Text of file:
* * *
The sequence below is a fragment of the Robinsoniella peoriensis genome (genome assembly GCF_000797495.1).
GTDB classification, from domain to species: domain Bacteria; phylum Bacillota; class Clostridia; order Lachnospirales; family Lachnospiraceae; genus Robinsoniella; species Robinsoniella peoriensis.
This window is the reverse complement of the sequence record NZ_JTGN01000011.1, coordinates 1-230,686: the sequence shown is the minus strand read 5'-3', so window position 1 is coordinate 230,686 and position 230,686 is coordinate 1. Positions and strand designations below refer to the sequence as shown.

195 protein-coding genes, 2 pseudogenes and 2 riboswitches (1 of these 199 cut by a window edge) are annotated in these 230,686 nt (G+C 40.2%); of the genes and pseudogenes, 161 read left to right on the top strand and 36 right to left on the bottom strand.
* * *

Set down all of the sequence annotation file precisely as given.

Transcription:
The sequence below is a fragment of the Robinsoniella peoriensis genome (genome assembly GCF_000797495.1).
GTDB classification, from domain to species: domain Bacteria; phylum Bacillota; class Clostridia; order Lachnospirales; family Lachnospiraceae; genus Robinsoniella; species Robinsoniella peoriensis.
This window is the reverse complement of the sequence record NZ_JTGN01000011.1, coordinates 1-230,686: the sequence shown is the minus strand read 5'-3', so window position 1 is coordinate 230,686 and position 230,686 is coordinate 1. Positions and strand designations below refer to the sequence as shown.

195 protein-coding genes, 2 pseudogenes and 2 riboswitches (1 of these 199 cut by a window edge) are annotated in these 230,686 nt (G+C 40.2%); of the genes and pseudogenes, 161 read left to right on the top strand and 36 right to left on the bottom strand.